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For this project I'm working on, I want to take multiple excel sheets and then merge them into one, manipulating the data as I please to make everything a little more readable.

What would be the best way to open files, read their contents, store that content, create a new file (.csv), then paste the information in the organization of my choosing?

I definitely need to stick to java, as this will be part of a pre-existing automated process and I don't want to have to change everything to another language.

Is there a useful package out there that I should know about?

Many thanks

Justian

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3  
Excel files are a lot more than CSVs. A CSV to excel is like a text file to Word. –  Uri Jun 28 '10 at 16:06

4 Answers 4

up vote 1 down vote accepted

As far as I know, csv is not excel-specific, but rather just a "comma-separated values"-file.

So this might help you.

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Yup. That's true. CSV isn't specific to excel, but I figured most people would understand what it was better if I related it to a common program. This looks great, albeit a little confusing. I'm looking into it. –  Justian Meyer Jun 28 '10 at 17:42

Writing CSV files is usually very simple, for obvious reasons. You can write your own helper class to do it. The caveat is to ensure that you do not have your delimeter in any of the outputs.

Reading CSV is trickier. There isn't a standard library like there is in Python (a much better language, IMHO, for doing CSV processing), but if you search for it there are a lot of decent free implementations around.

The biggest question is the internal representation in your program: Depending on the size of your inputs and outputs, keeping everything in memory may be out of the question. Can you do everything in one pass? (I mean, read some, write some, etc.)

You may also want to use sparse representations rather than just represent all the spreadsheets in an array.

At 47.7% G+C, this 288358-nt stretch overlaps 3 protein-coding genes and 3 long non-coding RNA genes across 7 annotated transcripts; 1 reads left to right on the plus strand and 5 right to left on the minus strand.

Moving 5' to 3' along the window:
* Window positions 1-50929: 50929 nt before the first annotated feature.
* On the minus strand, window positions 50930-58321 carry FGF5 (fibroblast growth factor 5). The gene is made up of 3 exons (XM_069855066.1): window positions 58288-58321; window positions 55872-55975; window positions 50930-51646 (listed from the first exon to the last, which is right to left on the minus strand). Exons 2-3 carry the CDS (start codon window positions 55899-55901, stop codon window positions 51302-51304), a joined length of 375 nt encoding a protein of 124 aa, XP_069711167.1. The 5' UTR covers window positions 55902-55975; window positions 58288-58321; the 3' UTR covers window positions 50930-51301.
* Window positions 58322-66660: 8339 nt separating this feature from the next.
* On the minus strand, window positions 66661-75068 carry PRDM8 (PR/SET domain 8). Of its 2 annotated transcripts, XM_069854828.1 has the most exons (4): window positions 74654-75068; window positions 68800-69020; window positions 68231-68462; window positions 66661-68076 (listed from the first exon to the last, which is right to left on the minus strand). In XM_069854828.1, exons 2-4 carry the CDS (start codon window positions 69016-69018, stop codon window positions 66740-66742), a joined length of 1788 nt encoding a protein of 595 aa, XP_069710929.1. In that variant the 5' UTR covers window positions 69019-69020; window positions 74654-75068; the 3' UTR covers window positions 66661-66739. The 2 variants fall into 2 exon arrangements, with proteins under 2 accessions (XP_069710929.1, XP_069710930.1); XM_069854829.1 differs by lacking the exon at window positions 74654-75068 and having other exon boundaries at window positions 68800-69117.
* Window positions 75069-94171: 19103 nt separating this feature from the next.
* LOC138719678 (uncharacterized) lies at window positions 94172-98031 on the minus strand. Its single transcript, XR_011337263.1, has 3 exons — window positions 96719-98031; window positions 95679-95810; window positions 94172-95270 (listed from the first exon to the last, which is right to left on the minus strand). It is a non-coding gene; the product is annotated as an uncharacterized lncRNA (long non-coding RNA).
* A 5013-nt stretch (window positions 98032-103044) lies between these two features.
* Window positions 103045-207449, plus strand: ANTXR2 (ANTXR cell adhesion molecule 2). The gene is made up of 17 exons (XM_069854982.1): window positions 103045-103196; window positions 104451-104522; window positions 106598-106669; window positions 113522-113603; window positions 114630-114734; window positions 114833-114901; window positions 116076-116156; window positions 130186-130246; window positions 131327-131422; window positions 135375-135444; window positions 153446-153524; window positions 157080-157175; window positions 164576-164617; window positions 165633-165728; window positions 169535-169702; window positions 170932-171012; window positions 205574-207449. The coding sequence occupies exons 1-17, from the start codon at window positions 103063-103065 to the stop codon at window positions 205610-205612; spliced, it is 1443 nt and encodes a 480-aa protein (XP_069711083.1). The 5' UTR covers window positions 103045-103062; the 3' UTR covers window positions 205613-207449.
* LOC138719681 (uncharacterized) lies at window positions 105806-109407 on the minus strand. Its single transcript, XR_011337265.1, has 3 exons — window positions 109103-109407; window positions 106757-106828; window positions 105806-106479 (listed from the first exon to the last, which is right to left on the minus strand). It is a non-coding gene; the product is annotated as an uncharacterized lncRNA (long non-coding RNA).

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Read some, write some is absolutely what I'd hope to do. It's just that, from what I hear, there isn't much flexibility editing an existing file, just creating one with the content of your choosing. –  Justian Meyer Jun 28 '10 at 17:27
1  
What do you mean by "editing" an existing file? Even excel simply replaces the version when you create a new one. With the appropriate APIs or design, you could write something that "copies" a file and introduces changes when relevant, like an event-based parser. –  Uri Jun 28 '10 at 17:53
    
Let's say I don't want to hold all the data in my program. I'd create the file with starting lines/values, then reopen it when I wanted to add on to it. Of course, I'd have to evaluate efficiency. Storing more data vs. opening/writing. –  Justian Meyer Jun 29 '10 at 12:02

I think any serious work in Excel should consider Joel's solution of letting Office do it for you on a Windows machine you call remotely if necessary. If, however, your needs are simple enough or you really need a pure Java solution, Apache's POI library does a good enough job.

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Maybe you should try this one: Jxcell,it is a java spreadsheet component,and can read/write/edit all xls/xlsx/csv files.

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Thanks, but that's not quite what I'm looking for. That's a spreadsheet program that was made with Java. I need something that I can USE with Java. –  Justian Meyer Jun 29 '10 at 12:03

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